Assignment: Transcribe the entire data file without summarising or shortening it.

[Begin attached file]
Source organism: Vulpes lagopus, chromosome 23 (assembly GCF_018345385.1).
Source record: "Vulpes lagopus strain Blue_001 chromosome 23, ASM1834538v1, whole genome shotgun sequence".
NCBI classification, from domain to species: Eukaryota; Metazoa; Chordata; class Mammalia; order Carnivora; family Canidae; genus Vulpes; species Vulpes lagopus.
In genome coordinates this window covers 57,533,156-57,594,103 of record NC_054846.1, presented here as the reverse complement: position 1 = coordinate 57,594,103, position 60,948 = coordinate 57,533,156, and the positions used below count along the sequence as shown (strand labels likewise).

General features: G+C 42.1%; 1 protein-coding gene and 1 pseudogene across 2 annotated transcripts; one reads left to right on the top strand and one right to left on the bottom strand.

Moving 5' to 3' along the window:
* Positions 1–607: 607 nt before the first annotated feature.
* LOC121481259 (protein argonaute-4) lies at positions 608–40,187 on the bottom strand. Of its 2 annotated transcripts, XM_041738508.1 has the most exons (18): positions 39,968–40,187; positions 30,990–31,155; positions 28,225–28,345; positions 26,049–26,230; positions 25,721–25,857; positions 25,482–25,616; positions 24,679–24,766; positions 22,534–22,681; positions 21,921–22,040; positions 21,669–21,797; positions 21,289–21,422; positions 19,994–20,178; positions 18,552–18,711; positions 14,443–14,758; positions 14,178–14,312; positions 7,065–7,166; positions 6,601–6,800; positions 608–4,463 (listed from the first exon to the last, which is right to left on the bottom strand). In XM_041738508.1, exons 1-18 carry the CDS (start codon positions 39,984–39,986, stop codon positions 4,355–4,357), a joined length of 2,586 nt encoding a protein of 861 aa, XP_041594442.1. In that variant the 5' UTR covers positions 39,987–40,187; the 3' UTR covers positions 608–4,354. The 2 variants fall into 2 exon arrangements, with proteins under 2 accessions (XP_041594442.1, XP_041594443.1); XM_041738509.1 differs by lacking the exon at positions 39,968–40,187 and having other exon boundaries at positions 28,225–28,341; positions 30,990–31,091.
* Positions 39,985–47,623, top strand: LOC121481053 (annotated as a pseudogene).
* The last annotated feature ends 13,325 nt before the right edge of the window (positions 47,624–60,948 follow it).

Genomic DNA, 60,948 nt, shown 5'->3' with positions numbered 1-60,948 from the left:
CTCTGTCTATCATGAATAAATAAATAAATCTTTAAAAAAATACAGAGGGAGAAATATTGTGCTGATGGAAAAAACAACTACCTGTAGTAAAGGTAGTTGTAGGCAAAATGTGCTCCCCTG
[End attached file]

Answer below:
Source organism: Vulpes lagopus, chromosome 23 (assembly GCF_018345385.1).
Source record: "Vulpes lagopus strain Blue_001 chromosome 23, ASM1834538v1, whole genome shotgun sequence".
NCBI classification, from domain to species: Eukaryota; Metazoa; Chordata; class Mammalia; order Carnivora; family Canidae; genus Vulpes; species Vulpes lagopus.
In genome coordinates this window covers 57,533,156-57,594,103 of record NC_054846.1, presented here as the reverse complement: position 1 = coordinate 57,594,103, position 60,948 = coordinate 57,533,156, and the positions used below count along the sequence as shown (strand labels likewise).

General features: G+C 42.1%; 1 protein-coding gene and 1 pseudogene across 2 annotated transcripts; one reads left to right on the top strand and one right to left on the bottom strand.

Moving 5' to 3' along the window:
* Positions 1–607: 607 nt before the first annotated feature.
* LOC121481259 (protein argonaute-4) lies at positions 608–40,187 on the bottom strand. Of its 2 annotated transcripts, XM_041738508.1 has the most exons (18): positions 39,968–40,187; positions 30,990–31,155; positions 28,225–28,345; positions 26,049–26,230; positions 25,721–25,857; positions 25,482–25,616; positions 24,679–24,766; positions 22,534–22,681; positions 21,921–22,040; positions 21,669–21,797; positions 21,289–21,422; positions 19,994–20,178; positions 18,552–18,711; positions 14,443–14,758; positions 14,178–14,312; positions 7,065–7,166; positions 6,601–6,800; positions 608–4,463 (listed from the first exon to the last, which is right to left on the bottom strand). In XM_041738508.1, exons 1-18 carry the CDS (start codon positions 39,984–39,986, stop codon positions 4,355–4,357), a joined length of 2,586 nt encoding a protein of 861 aa, XP_041594442.1. In that variant the 5' UTR covers positions 39,987–40,187; the 3' UTR covers positions 608–4,354. The 2 variants fall into 2 exon arrangements, with proteins under 2 accessions (XP_041594442.1, XP_041594443.1); XM_041738509.1 differs by lacking the exon at positions 39,968–40,187 and having other exon boundaries at positions 28,225–28,341; positions 30,990–31,091.
* Positions 39,985–47,623, top strand: LOC121481053 (annotated as a pseudogene).
* The last annotated feature ends 13,325 nt before the right edge of the window (positions 47,624–60,948 follow it).

Genomic DNA, 60,948 nt, shown 5'->3' with positions numbered 1-60,948 from the left:
CTCTGTCTATCATGAATAAATAAATAAATCTTTAAAAAAATACAGAGGGAGAAATATTGTGCTGATGGAAAAAACAACTACCTGTAGTAAAGGTAGTTGTAGGCAAAATGTGCTCCCCTG